One of the obvious things the Rangers needed to address this winter was their glut of left-handed outfielders. Shin-Soo Choo, Joey Gallo, Willie Calhoun and Nomar Mazara are among the notables while switch-hitting Danny Santana could also be included as well. It was often manager Chris Woodward’s job to try to figure out how to plug all of them into the lineup through the corner outfield and DH positions. While Gallo could obviously play all of his time in center field, based on his 38 games there in 2019, Texas is looking to protect their giant slugger by placing him in one of the less-demanding corner outfield spots.
It’s a lot to figure out and likely can’t be solved unless one or more of these players change positions or are even traded. While Choo has the least amount of years remaining on his contract, one at $21 million, he’ll likely be the hardest to move to another team based on his age and high salary for 2020. The stocks for Gallo, Calhoun and even the surprising Danny Santana have never been higher thanks to their performances in 2019. That leaves Mazara as the main one in question.
It’s well chronicled how most are disappointed in Mazara’s inability to take that “next step” in his career as his numbers each season are consistent but merely average for a player who has had an everyday spot in the lineup for four seasons now. In Mazara’s defense, his 2019 numbers likely would have looked better than his 2016-2018 stats if he wasn’t forced to more or less miss the final month or so of the season with lingering injuries. His 116 games played were a career low, but he still basically matched his average career numbers across the board.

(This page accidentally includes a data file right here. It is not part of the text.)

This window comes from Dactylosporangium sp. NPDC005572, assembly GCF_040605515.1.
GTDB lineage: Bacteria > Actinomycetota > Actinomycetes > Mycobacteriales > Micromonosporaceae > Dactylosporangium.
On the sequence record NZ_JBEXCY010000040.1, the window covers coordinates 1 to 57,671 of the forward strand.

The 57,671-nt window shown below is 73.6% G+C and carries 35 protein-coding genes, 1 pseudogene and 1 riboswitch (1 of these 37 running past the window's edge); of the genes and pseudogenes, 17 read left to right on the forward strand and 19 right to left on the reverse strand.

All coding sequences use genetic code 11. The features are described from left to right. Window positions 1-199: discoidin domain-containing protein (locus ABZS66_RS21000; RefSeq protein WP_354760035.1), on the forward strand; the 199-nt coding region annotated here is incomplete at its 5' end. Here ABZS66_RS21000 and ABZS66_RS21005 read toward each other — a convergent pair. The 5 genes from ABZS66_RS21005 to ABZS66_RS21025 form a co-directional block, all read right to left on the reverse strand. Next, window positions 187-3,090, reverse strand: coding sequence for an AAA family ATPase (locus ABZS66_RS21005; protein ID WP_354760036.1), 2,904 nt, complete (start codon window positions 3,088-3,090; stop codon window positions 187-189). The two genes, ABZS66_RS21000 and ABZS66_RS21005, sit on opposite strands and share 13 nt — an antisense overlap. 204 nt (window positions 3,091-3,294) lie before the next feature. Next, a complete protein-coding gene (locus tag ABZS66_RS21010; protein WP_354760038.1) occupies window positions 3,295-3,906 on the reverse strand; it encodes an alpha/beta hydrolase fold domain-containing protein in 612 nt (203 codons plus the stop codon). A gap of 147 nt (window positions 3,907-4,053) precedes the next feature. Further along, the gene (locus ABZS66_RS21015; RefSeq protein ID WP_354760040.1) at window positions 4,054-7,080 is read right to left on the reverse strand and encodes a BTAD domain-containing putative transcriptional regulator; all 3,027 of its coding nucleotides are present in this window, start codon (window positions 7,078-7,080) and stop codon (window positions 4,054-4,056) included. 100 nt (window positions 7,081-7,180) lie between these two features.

Trading Mazara would likely be much easier than trading Choo. Mazara is still under team control for a couple more seasons at a much lower price than the aforementioned $21 million due to Choo. A team would be willing to take a chance on a low-cost, 24-year-old Mazara via trade, but how much would they be willing to pay?
Probably not much, unfortunately. There are still just too many questions lingering about what Mazara could possibly be for a fair trade to be found for Texas. A team tries to undercut them on price based on his lack of improvement for his four major league seasons and Texas can easily counter with the fact that he’s still just 24-years-old. Time is still on his side if the team is willing to continue giving him the chance to show what he has as a ballplayer.
With Texas’ window of true “contention” – whatever that word means – still seemingly a year or more away unless they go all out in spending in free agency this winter, there should still be some patience involved with development of players like Mazara. However, there’s a glut of seemingly equally, if not more, talented players trying to play the same positions on the roster. Injuries more or less solved the conflict in 2019 with someone needing to go on the IL anytime playing time was about to be a major concern, but Texas will need to address the issue heading into 2020. Dallas Morning News reporter Evan Grant dropped a pretty big nugget this week regarding how Texas could handle the logjam in the outfield.
Just saw Nomar Mazara. Said Rangers mentioned 1B to him at end of season as a possible occasional spot. He's prepared to do some work there when he starts back on field in December. But he's still primarily an OF.
— Evan Grant (@Evan_P_Grant) November 22, 2019
“Possible occasional spot” are not exactly words that confirm Mazara will be at first base in 2020, but it is certainly interesting that the Rangers have communicated to him it’s a possibility. Ronald Guzman logged the most games at first base for Texas in 2019, but his development at the plate was even more disappointing than Mazara’s. If Mazara could find his way into the lineup six times a week with something like twice in the outfield, twice at DH and maybe twice at first base, it might be a way to keep him involved with the team going forward.
Who knows if Mazara will even be on the team by the time the 2020 season starts, but if he is, there’s no shame in broaching the idea of him at first base now.
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